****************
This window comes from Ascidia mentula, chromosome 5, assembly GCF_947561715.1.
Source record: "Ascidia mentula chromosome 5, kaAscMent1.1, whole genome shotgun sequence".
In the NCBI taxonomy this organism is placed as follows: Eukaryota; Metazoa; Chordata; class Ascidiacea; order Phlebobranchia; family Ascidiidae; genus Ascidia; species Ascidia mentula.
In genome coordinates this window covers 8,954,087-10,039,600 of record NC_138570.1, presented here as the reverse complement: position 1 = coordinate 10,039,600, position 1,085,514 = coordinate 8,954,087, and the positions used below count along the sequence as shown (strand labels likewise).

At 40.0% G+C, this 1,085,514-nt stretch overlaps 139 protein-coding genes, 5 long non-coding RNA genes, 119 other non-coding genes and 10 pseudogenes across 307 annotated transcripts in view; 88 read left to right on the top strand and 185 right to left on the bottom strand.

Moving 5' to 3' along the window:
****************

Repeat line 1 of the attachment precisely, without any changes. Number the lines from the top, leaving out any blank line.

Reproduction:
This window comes from Ascidia mentula, chromosome 5, assembly GCF_947561715.1.